Skip to content

AARP Purpose Prize Winner Chats with Bob Edwards

Reid Cox, founder of iFoster, talks about how he got involved in the child welfare system in this 'Take on Today' episode

Take on Today Podcast


Subscribe:  Apple Podcasts | Google Play | Spotify | Stitcher | TuneIn

INTRO – Bob Edwards:

Hello. I’m Bob Edwards with An AARP Take On Today.

The child welfare system protects the privacy and safety of youths, who may have been removed from their homes due to abuse, neglect or violence.

But this also makes it harder for their foster families to find the support they need.

That’s where iFoster — the online community Reid Cox and his wife, Serita, cofounded — comes in.

Reid, a former tech industry financial strategist, and Serita, a former management and philanthropic strategy consultant who was a foster child herself, were looking for a way to make a difference.

They thought about becoming foster parents but realized they could combine their professional expertise and have a larger impact.

Reid Foster

So, I think for anyone who is you know willing to take on this work, be prepared. Understand where your passion is. Understand where you are in your life, how you can contribute, and how much you can personally put in.

Last year, Reid received one of AARP Purpose Prize Awards, which recognizes outstanding work by people age 50 and over that is focused on advancing social good.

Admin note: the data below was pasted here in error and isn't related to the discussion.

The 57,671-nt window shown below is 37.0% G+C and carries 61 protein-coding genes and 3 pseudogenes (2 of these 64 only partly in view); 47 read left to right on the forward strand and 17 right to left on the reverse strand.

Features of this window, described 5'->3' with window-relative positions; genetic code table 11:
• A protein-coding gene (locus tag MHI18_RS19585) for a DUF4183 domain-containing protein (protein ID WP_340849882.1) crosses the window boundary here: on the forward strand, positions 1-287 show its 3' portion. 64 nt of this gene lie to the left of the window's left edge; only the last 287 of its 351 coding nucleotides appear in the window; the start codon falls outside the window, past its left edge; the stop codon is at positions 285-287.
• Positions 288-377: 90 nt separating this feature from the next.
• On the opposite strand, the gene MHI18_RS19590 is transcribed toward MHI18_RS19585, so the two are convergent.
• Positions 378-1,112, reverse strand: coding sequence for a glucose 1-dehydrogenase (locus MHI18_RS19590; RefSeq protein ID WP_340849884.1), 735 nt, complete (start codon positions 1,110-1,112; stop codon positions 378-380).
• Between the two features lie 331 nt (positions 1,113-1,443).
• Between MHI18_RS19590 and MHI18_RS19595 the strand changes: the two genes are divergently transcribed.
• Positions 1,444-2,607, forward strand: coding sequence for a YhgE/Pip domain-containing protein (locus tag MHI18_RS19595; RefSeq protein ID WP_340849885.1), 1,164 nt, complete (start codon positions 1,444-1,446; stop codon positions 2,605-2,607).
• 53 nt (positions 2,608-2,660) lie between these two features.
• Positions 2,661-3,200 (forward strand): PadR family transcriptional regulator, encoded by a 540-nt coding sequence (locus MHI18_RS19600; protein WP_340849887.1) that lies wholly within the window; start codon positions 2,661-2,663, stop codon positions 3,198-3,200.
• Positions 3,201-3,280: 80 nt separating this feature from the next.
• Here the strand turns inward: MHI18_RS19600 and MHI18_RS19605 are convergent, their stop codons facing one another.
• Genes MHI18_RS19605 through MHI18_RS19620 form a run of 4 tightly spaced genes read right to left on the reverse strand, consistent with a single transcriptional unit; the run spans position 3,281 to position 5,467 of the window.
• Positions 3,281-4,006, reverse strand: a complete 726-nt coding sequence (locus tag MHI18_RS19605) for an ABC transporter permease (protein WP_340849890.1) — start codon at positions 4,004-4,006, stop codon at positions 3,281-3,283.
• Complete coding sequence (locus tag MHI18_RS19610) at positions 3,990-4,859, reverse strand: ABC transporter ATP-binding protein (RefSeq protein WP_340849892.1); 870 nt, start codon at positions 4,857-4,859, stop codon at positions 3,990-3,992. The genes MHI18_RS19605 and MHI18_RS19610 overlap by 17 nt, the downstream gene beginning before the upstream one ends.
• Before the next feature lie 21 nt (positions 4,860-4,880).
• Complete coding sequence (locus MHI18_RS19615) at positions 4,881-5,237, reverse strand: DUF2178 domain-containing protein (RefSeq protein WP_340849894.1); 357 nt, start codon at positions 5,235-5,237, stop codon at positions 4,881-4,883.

Bob Edwards:

In 2010, you and your wife Sarita started a nonprofit called iFoster. What does iFoster do?

Reid Cox:

Maybe the simplest way I can describe iFoster is we help young people in foster care get the resources and opportunities they need to be successful. Some of our young people call us “the getters of stuff.” One of the sad realities of the foster care system is that children and youth do not get the same resources and opportunities as children being raised in the family environments. So, we help them fill that gap and hopefully have as a positive experience being raised as possible.

Bob Edwards:

What types of barriers do children in foster care face and how does iFoster support them?

Reid Cox:

Young people in foster care face many barriers. The one we focus primarily on though, is an investment gap. On average, foster care givers receive less than half of the funds that an average family will spend to raise a child. And what that means is, our children go without they go without many of the basic things that help them compete and be successful against their peers.

So, what we do is, we help stretch that limited funding go farther. We have over 300 corporate partners who provide over 500 resources at costs that are either below what you would expect to pay retail or in some cases donated. So, we're trying to bridge that investment gap by allowing caregivers to do more with the funds they do have.

Bob Edwards:

What happens to these young people when they age out of foster care?

Reid Cox: